|Title:||Using Digital Primary Sources to Teach World History and World Geography: Practices, Promises, and Provisos|
|Publication Info:||Ann Arbor, MI: MPublishing, University of Michigan Library
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Using Digital Primary Sources to Teach World History and World Geography: Practices, Promises, and Provisos
vol. 8, no. 1, May 2005
Using Digital Primary Sources to Teach World History and World Geography: Practices, Promises, and Provisos
University of North Carolina at Charlotte
Primary sources that are in electronic format are referred to as digital primary sources, and hold the potential to change the way in which secondary world history and world geography is taught and learned. This paper presents a review of the literature concerning current practices of primary source and technology use in the K-12 social studies classroom, as well as reflects experiences of how digital primary sources were used in a post-secondary United States history course. Both the promises that digital primary sources present, as well as their potential downside are discussed.
A "primary source[s] give[s] the words of the witnesses or the first recorders of an event" and leaves interpretation up to the individual.  Primary sources enable a person interested in investigating a historical event the opportunity to analyze the causes and effects of a past event based on the accounts of a person who was present at the time the event took place. The Library of Congress has divided primary sources into five categories: artifacts, documents, oral histories, sounds, and visuals.  While each of these is distinct in their properties, they all fall under the umbrella of the definition of a primary source, as they are original in nature and can be interpreted differently by different people. Digital primary sources contain the same qualities as primary sources, but as Lee and Clarke (2003) put forth, are "stored as electronic collections in formats that facilitate their use on the World Wide Web".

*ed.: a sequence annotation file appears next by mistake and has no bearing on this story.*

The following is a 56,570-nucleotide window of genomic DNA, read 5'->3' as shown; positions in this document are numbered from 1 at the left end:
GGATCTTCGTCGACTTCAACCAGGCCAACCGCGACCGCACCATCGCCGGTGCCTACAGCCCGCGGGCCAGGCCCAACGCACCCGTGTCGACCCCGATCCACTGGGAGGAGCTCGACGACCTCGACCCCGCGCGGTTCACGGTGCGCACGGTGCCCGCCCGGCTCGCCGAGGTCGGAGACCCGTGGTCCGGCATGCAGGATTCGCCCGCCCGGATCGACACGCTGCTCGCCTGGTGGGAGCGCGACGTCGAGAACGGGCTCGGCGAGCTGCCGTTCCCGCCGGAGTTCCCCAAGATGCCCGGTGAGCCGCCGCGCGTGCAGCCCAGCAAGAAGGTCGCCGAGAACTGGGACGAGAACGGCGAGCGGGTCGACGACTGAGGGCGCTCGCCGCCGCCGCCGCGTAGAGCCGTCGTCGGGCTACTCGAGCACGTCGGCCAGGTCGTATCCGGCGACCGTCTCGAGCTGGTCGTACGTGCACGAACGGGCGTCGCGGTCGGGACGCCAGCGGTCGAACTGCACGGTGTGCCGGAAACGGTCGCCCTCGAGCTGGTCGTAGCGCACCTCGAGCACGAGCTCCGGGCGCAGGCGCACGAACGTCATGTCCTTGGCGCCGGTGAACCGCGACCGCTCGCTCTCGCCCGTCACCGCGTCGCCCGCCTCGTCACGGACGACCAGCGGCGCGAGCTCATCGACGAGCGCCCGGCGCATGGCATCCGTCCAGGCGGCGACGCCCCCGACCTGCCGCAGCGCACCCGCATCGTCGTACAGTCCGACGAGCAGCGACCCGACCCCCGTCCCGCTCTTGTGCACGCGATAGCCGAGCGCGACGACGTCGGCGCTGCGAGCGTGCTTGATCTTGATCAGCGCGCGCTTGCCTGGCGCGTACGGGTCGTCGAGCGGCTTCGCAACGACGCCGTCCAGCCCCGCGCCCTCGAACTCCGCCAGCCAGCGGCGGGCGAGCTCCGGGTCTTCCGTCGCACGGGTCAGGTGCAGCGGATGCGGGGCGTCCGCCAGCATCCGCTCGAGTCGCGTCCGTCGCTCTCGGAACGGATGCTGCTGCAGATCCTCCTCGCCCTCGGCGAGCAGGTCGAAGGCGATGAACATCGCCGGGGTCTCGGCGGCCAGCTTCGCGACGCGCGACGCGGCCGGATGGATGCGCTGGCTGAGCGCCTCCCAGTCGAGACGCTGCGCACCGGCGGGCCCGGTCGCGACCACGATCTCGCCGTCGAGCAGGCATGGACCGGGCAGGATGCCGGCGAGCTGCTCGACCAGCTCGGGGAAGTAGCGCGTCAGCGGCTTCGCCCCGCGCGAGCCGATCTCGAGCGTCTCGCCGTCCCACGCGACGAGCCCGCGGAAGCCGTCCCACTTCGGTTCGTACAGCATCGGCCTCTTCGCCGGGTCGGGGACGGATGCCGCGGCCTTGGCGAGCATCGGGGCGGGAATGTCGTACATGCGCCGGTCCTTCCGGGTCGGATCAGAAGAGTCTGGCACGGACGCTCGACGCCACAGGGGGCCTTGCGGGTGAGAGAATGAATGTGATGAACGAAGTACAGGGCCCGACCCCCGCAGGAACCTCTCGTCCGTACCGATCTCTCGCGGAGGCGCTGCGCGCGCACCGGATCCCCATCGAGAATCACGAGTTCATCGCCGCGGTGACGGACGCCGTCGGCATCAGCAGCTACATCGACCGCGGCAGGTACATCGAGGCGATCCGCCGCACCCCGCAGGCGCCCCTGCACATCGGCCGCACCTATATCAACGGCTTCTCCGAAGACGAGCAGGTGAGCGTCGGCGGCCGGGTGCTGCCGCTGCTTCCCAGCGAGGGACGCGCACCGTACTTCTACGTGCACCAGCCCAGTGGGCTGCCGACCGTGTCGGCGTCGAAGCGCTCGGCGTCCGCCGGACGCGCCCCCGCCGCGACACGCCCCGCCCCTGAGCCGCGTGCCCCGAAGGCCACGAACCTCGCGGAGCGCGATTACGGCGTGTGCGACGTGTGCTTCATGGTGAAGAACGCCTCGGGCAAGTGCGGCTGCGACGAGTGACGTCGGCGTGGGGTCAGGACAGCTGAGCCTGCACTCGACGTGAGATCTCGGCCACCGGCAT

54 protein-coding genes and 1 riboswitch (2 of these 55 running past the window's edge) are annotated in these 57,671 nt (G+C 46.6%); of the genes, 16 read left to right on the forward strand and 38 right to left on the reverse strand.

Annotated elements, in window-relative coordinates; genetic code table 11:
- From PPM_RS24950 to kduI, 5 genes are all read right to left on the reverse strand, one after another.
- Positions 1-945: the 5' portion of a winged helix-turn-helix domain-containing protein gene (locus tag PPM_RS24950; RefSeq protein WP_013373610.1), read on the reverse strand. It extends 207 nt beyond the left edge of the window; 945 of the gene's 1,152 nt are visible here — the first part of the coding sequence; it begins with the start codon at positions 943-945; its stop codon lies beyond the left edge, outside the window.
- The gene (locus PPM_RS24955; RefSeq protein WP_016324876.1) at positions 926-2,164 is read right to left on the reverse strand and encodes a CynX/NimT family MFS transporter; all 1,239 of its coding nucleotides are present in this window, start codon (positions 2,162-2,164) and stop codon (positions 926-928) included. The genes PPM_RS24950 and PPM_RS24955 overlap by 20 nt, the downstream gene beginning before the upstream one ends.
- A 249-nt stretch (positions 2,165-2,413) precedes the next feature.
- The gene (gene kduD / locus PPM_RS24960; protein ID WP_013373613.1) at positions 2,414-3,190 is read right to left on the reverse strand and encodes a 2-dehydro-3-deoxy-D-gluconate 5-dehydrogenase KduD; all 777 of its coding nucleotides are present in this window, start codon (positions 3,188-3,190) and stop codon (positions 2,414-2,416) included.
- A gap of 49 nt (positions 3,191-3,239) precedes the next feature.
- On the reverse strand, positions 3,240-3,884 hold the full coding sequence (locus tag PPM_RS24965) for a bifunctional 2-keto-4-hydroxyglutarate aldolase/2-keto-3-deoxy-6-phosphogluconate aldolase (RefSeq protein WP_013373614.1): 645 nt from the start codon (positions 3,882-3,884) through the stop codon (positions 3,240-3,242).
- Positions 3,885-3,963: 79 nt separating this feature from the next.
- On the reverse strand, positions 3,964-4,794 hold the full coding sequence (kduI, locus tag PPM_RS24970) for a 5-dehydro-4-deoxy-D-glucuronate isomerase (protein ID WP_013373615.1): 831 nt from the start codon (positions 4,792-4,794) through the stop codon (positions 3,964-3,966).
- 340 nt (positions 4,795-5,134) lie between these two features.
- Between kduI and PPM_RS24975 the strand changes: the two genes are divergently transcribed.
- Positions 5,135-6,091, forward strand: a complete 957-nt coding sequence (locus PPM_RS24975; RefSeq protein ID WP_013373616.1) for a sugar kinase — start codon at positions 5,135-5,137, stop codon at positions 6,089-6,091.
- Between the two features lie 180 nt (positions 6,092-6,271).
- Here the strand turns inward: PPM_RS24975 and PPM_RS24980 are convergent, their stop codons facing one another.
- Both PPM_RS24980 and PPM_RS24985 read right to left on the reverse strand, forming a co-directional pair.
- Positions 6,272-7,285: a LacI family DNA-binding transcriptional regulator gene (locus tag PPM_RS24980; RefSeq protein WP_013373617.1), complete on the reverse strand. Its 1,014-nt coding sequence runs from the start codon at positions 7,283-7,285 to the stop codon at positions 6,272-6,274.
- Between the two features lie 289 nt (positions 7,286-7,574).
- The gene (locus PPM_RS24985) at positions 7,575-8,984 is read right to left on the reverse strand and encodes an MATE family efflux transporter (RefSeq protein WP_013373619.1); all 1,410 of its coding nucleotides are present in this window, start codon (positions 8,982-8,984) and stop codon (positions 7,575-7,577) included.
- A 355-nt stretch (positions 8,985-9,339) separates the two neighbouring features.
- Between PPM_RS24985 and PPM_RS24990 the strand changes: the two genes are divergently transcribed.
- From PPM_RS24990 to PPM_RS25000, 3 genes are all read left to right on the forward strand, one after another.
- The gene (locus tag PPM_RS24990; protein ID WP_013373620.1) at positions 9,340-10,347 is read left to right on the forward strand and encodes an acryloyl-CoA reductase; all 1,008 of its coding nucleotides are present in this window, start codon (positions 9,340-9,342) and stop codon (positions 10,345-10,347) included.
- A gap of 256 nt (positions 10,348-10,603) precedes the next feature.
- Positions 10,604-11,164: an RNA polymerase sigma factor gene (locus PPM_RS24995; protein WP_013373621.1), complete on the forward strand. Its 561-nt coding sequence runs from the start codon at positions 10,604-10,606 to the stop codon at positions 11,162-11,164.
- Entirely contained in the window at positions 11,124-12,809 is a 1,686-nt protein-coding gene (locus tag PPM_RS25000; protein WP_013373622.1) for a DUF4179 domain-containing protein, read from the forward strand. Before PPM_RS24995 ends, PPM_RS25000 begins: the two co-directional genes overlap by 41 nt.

One of the major tenets of world history and world geography is the broadening of students' perspectives, which is simply defined as teaching students about cultures other than their own. Traditionally, the use of primary sources has been reserved solely for historians, as they were the only people who had access to such information, and students studying history in public schools were left to memorize historians' findings as facts. Primary sources are now widely available on the Internet, and have made it possible for secondary social studies students to learn history in the same manner as it is practiced by historians. A method with great promise for broadening perspectives is the inclusion of digital primary sources in the world history and world geography curriculum.
Primary sources of all types can be beneficial for the teaching and learning of history. They foster the active investigation of history, which involves the analysis of different sources and the extraction of conclusions. Although it is the work of historians to review differing sources and combine them into a narrative of what transpired during a particular event or time period, this type of discourse need not be limited to the work of professionals. It can also be accomplished by students in middle and high school social studies classrooms; Kobrin (1996)  and VanSledright (2002),  for example, argue that secondary students possess the ability to engage in historical thinking, which is the practicing of history in the same manner as historians.
A growing body of research examines current practices related to using primary sources in the K-12 classroom, specifically focusing on the notion of teaching students to think historically.  Kobrin, (1996) Levstik, (1997) and VanSledright (2002) argue that elementary and secondary students possess the ability to analyze and interpret primary sources in order to make meaning of historical events.  Levstik (1997) describes an elementary class in which students were taught history through a model in which the teacher guided collaborative investigations on a history of Columbus.  The class was divided into groups, and through simulations and large group activities, students were charged with answering the questions of whether or not Columbus was famous and if he should be considered a hero. Through analysis of different sources, students arrived at various conclusions about Columbus, and thus demonstrated a beginning ability to think historically.